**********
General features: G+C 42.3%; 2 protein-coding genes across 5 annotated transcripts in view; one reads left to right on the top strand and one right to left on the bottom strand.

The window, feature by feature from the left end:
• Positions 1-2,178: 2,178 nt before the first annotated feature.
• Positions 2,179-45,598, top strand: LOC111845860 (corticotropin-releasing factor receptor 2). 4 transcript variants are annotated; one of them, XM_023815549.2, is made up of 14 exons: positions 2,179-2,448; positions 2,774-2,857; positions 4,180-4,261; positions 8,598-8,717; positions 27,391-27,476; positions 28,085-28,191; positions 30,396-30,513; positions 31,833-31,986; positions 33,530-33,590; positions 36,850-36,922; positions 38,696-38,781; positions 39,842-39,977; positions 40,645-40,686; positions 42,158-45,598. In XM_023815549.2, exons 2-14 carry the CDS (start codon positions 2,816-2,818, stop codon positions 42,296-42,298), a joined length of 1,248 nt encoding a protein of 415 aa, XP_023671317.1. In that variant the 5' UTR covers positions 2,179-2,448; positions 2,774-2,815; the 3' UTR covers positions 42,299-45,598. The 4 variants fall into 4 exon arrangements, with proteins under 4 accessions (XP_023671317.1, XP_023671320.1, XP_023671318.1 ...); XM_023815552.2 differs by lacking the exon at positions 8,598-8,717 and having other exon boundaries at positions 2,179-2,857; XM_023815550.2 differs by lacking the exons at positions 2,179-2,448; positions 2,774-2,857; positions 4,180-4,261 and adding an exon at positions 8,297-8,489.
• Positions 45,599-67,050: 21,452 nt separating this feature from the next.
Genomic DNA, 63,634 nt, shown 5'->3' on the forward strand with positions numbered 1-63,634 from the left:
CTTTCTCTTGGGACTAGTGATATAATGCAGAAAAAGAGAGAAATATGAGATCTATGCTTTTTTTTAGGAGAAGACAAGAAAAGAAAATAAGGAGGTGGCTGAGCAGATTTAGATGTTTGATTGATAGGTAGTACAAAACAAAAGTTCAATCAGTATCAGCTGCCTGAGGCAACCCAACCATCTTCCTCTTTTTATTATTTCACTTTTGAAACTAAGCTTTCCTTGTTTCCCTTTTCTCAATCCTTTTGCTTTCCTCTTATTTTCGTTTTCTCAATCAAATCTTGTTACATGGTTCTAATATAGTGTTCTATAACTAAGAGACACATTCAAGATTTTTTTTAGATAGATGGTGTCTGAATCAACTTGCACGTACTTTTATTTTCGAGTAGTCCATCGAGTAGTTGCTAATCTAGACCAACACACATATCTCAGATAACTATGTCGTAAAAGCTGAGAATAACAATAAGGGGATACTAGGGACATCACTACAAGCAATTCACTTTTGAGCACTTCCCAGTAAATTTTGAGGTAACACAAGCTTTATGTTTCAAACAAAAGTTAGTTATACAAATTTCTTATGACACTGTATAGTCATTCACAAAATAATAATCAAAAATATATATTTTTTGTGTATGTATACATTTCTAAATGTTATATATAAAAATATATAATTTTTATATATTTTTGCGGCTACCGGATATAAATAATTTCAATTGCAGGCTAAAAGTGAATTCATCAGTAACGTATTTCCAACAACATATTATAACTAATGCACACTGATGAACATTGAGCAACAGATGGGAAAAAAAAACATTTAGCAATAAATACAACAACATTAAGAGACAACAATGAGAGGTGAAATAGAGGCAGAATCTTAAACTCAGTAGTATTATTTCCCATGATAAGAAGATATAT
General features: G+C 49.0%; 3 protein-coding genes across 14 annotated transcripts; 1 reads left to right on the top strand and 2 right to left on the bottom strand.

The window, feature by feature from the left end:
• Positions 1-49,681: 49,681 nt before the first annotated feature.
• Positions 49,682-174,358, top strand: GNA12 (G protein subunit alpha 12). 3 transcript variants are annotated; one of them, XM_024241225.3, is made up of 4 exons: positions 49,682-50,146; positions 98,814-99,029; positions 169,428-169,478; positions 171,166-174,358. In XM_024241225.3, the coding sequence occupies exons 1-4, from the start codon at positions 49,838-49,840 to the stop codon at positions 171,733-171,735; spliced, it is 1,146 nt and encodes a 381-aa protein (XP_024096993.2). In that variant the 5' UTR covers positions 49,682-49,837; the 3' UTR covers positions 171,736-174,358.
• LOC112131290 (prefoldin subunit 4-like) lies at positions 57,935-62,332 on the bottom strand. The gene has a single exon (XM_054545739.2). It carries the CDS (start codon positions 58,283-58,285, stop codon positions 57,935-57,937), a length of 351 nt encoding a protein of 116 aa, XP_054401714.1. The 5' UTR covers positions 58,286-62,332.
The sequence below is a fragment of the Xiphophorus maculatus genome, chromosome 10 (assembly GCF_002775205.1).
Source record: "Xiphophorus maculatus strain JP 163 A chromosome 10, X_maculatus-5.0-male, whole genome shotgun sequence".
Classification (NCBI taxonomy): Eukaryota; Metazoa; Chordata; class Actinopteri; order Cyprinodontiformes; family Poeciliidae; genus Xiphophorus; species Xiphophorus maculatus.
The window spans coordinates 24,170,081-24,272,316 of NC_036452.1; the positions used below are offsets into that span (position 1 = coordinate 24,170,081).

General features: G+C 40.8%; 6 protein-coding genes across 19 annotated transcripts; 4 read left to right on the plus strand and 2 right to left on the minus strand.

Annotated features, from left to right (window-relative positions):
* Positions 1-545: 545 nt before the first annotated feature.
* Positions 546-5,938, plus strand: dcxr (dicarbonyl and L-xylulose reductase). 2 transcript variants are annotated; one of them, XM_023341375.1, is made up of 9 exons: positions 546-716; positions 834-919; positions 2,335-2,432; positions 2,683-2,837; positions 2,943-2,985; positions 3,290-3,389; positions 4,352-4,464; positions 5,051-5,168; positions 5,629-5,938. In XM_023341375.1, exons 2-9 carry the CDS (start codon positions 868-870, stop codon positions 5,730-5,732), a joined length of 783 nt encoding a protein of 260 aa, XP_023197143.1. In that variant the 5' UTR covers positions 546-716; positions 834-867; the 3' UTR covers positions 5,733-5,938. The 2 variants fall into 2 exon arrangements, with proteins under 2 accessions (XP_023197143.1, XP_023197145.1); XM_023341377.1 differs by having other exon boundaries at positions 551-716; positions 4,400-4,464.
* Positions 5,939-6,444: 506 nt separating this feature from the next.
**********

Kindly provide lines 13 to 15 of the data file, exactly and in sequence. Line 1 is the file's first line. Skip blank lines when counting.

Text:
The sequence below is a fragment of the Xiphophorus maculatus genome, chromosome 10 (assembly GCF_002775205.1).
Source record: "Xiphophorus maculatus strain JP 163 A chromosome 10, X_maculatus-5.0-male, whole genome shotgun sequence".
Classification (NCBI taxonomy): Eukaryota; Metazoa; Chordata; class Actinopteri; order Cyprinodontiformes; family Poeciliidae; genus Xiphophorus; species Xiphophorus maculatus.